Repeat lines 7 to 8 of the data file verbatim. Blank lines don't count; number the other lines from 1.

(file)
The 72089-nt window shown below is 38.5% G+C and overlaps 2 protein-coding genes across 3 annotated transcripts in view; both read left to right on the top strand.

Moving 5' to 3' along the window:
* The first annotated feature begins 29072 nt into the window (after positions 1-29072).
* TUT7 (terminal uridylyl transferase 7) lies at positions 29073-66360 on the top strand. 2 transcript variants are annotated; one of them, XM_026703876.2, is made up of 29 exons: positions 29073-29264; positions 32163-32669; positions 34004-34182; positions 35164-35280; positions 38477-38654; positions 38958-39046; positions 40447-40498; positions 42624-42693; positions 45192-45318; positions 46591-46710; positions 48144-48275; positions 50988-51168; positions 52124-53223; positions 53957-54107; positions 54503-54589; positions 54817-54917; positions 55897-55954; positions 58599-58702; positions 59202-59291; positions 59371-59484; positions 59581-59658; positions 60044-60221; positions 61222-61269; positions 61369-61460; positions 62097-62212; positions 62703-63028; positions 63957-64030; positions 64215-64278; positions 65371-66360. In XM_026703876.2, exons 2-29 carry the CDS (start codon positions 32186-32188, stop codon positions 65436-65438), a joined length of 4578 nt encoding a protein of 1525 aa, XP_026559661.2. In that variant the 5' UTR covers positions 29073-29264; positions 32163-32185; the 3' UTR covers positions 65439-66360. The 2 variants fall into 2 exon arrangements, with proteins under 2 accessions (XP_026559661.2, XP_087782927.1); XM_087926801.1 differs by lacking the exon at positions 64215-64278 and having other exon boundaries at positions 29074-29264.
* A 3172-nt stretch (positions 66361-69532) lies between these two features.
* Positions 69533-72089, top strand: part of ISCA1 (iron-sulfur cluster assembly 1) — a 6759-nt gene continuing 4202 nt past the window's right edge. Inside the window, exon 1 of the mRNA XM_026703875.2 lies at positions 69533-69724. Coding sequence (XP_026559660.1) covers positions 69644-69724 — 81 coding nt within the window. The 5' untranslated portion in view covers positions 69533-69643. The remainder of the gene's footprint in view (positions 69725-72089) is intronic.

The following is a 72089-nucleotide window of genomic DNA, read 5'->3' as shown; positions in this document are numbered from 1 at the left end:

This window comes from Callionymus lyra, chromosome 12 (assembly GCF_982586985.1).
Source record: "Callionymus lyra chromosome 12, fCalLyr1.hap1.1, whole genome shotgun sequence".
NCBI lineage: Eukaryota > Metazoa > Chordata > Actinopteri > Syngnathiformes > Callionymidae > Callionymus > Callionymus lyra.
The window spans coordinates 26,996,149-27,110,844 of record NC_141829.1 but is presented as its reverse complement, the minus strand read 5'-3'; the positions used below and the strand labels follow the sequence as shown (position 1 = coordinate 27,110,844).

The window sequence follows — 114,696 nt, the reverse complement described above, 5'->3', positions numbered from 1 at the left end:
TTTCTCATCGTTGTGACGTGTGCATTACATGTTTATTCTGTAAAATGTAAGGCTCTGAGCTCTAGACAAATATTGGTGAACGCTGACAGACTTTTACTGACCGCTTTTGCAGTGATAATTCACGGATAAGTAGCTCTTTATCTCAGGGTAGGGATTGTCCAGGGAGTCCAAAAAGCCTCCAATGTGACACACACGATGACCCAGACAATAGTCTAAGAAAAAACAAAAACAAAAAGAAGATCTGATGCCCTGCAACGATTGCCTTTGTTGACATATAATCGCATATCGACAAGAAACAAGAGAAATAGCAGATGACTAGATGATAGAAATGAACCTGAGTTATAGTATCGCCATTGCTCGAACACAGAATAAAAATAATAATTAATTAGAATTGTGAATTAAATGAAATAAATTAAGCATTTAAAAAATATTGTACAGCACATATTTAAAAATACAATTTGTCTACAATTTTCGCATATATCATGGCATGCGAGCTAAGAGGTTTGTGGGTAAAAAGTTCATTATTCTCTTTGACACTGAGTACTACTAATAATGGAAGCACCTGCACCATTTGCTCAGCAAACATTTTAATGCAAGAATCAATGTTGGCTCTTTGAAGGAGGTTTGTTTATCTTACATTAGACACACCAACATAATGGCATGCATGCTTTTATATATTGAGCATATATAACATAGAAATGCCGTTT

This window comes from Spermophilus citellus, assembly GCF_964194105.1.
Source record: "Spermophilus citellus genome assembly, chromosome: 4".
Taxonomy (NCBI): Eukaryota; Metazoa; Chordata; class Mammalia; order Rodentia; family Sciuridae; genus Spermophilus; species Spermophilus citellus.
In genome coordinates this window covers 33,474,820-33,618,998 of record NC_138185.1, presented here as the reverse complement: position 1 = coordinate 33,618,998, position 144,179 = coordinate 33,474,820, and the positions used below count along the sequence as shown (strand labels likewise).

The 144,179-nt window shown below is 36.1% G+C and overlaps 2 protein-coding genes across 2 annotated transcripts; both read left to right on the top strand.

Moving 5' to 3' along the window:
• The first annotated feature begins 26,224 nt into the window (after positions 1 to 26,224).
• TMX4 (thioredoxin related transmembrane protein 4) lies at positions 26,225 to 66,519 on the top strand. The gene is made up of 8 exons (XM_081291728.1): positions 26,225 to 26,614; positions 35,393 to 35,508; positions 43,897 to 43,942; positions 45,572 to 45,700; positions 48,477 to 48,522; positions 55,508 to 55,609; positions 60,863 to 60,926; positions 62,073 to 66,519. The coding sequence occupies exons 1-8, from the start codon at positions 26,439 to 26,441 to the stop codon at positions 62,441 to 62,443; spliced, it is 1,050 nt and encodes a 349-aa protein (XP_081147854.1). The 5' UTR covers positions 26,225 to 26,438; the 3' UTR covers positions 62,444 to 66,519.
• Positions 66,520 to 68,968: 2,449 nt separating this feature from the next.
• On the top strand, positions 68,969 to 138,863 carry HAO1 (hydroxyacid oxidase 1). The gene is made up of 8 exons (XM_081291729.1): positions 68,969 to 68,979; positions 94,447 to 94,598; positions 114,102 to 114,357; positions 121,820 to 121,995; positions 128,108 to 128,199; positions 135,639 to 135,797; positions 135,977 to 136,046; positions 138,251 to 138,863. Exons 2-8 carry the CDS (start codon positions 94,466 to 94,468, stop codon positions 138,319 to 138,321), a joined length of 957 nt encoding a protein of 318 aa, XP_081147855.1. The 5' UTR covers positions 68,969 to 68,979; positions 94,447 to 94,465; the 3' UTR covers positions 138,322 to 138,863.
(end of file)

The following is a 72089-nucleotide window of genomic DNA, read 5'->3' as shown; positions in this document are numbered from 1 at the left end:

This window comes from Callionymus lyra, chromosome 12 (assembly GCF_982586985.1).